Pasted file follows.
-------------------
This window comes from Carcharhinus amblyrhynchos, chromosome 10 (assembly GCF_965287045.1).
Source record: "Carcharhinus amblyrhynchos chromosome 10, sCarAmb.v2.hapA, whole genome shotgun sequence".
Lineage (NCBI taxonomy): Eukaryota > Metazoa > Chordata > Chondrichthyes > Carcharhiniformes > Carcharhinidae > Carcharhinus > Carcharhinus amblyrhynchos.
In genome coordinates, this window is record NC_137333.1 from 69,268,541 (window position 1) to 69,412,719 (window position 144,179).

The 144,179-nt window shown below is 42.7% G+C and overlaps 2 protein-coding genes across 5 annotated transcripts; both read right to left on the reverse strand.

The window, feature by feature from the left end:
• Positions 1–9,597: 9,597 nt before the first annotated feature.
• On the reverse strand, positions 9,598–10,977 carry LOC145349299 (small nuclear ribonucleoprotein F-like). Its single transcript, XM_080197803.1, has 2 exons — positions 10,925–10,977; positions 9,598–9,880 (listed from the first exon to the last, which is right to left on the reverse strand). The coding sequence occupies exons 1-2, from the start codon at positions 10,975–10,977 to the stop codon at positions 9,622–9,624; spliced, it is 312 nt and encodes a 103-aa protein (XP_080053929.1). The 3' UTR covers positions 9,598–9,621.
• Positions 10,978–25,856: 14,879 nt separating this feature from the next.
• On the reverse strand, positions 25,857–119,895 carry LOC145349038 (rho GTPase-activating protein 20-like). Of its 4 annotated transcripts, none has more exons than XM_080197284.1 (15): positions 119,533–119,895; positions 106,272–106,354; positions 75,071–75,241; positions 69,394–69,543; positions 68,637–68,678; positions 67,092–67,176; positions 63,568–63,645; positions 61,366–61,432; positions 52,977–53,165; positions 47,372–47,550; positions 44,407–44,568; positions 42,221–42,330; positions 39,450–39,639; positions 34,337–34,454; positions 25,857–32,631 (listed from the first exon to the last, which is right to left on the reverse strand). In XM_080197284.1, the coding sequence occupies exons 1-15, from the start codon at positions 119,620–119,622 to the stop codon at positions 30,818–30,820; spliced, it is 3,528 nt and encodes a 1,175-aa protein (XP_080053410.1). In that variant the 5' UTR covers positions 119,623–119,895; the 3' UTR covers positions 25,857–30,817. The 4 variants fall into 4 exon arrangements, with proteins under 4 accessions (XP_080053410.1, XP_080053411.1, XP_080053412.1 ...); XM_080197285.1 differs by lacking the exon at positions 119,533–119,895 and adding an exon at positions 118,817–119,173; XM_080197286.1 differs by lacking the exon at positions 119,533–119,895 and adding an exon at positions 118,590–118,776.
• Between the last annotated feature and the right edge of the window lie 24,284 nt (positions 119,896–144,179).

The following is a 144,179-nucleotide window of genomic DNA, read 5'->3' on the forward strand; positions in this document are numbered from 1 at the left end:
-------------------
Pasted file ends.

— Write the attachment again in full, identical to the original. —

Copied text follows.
This window comes from Carcharhinus amblyrhynchos, chromosome 10 (assembly GCF_965287045.1).
Source record: "Carcharhinus amblyrhynchos chromosome 10, sCarAmb.v2.hapA, whole genome shotgun sequence".
Lineage (NCBI taxonomy): Eukaryota > Metazoa > Chordata > Chondrichthyes > Carcharhiniformes > Carcharhinidae > Carcharhinus > Carcharhinus amblyrhynchos.
In genome coordinates, this window is record NC_137333.1 from 69,268,541 (window position 1) to 69,412,719 (window position 144,179).

The 144,179-nt window shown below is 42.7% G+C and overlaps 2 protein-coding genes across 5 annotated transcripts; both read right to left on the reverse strand.

The window, feature by feature from the left end:
• Positions 1–9,597: 9,597 nt before the first annotated feature.
• On the reverse strand, positions 9,598–10,977 carry LOC145349299 (small nuclear ribonucleoprotein F-like). Its single transcript, XM_080197803.1, has 2 exons — positions 10,925–10,977; positions 9,598–9,880 (listed from the first exon to the last, which is right to left on the reverse strand). The coding sequence occupies exons 1-2, from the start codon at positions 10,975–10,977 to the stop codon at positions 9,622–9,624; spliced, it is 312 nt and encodes a 103-aa protein (XP_080053929.1). The 3' UTR covers positions 9,598–9,621.
• Positions 10,978–25,856: 14,879 nt separating this feature from the next.
• On the reverse strand, positions 25,857–119,895 carry LOC145349038 (rho GTPase-activating protein 20-like). Of its 4 annotated transcripts, none has more exons than XM_080197284.1 (15): positions 119,533–119,895; positions 106,272–106,354; positions 75,071–75,241; positions 69,394–69,543; positions 68,637–68,678; positions 67,092–67,176; positions 63,568–63,645; positions 61,366–61,432; positions 52,977–53,165; positions 47,372–47,550; positions 44,407–44,568; positions 42,221–42,330; positions 39,450–39,639; positions 34,337–34,454; positions 25,857–32,631 (listed from the first exon to the last, which is right to left on the reverse strand). In XM_080197284.1, the coding sequence occupies exons 1-15, from the start codon at positions 119,620–119,622 to the stop codon at positions 30,818–30,820; spliced, it is 3,528 nt and encodes a 1,175-aa protein (XP_080053410.1). In that variant the 5' UTR covers positions 119,623–119,895; the 3' UTR covers positions 25,857–30,817. The 4 variants fall into 4 exon arrangements, with proteins under 4 accessions (XP_080053410.1, XP_080053411.1, XP_080053412.1 ...); XM_080197285.1 differs by lacking the exon at positions 119,533–119,895 and adding an exon at positions 118,817–119,173; XM_080197286.1 differs by lacking the exon at positions 119,533–119,895 and adding an exon at positions 118,590–118,776.
• Between the last annotated feature and the right edge of the window lie 24,284 nt (positions 119,896–144,179).

The following is a 144,179-nucleotide window of genomic DNA, read 5'->3' on the forward strand; positions in this document are numbered from 1 at the left end: